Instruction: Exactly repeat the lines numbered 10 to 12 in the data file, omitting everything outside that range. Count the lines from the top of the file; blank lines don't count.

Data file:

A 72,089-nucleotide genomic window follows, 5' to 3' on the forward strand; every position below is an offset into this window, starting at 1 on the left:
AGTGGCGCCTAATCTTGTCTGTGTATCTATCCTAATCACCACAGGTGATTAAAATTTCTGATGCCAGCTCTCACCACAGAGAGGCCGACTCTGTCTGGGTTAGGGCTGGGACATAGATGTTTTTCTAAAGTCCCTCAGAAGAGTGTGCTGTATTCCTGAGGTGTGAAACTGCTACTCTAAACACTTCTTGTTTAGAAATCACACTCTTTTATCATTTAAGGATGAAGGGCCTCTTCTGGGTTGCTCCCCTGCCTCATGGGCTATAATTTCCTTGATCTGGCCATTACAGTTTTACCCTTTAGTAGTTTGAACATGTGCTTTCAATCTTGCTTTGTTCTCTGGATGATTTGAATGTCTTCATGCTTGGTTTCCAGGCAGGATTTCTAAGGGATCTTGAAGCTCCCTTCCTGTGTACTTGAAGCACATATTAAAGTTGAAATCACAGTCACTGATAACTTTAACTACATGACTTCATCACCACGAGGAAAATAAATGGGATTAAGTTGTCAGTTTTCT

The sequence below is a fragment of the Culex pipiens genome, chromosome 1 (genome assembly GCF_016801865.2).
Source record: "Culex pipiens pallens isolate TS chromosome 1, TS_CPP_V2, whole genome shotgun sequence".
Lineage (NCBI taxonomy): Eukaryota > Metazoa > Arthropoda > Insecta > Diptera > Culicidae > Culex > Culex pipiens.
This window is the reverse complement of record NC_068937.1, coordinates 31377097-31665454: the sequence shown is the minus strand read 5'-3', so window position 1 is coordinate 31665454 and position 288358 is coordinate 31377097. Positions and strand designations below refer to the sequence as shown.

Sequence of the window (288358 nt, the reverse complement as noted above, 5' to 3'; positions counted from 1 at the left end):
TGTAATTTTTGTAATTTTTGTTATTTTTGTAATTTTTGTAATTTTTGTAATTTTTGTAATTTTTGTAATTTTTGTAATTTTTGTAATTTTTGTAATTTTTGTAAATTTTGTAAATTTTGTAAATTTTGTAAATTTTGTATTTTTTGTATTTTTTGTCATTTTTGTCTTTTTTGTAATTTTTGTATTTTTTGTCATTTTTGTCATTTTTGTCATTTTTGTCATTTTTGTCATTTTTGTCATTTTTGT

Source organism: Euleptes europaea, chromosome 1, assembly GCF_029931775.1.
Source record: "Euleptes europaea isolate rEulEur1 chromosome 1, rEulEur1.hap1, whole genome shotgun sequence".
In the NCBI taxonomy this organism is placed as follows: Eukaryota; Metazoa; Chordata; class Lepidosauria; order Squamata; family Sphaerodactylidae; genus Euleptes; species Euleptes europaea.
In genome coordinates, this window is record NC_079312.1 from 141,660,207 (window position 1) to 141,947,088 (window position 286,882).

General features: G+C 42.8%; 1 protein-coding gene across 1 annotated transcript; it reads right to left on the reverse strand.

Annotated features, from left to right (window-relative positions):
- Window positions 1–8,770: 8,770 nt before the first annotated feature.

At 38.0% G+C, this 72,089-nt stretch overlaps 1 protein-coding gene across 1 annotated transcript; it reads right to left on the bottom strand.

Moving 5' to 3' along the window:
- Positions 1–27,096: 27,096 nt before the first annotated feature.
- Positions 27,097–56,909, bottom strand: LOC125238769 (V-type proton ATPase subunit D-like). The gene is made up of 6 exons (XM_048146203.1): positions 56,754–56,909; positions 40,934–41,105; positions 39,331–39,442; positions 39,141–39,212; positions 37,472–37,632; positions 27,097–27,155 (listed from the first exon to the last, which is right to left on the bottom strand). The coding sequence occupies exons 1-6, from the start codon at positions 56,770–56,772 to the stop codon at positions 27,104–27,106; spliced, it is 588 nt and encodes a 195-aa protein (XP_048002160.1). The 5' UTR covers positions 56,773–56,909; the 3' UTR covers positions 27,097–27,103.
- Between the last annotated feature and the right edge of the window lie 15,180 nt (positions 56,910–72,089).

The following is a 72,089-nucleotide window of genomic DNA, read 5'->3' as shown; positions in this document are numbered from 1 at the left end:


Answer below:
Source record: "Euleptes europaea isolate rEulEur1 chromosome 1, rEulEur1.hap1, whole genome shotgun sequence".
In the NCBI taxonomy this organism is placed as follows: Eukaryota; Metazoa; Chordata; class Lepidosauria; order Squamata; family Sphaerodactylidae; genus Euleptes; species Euleptes europaea.
In genome coordinates, this window is record NC_079312.1 from 141,660,207 (window position 1) to 141,947,088 (window position 286,882).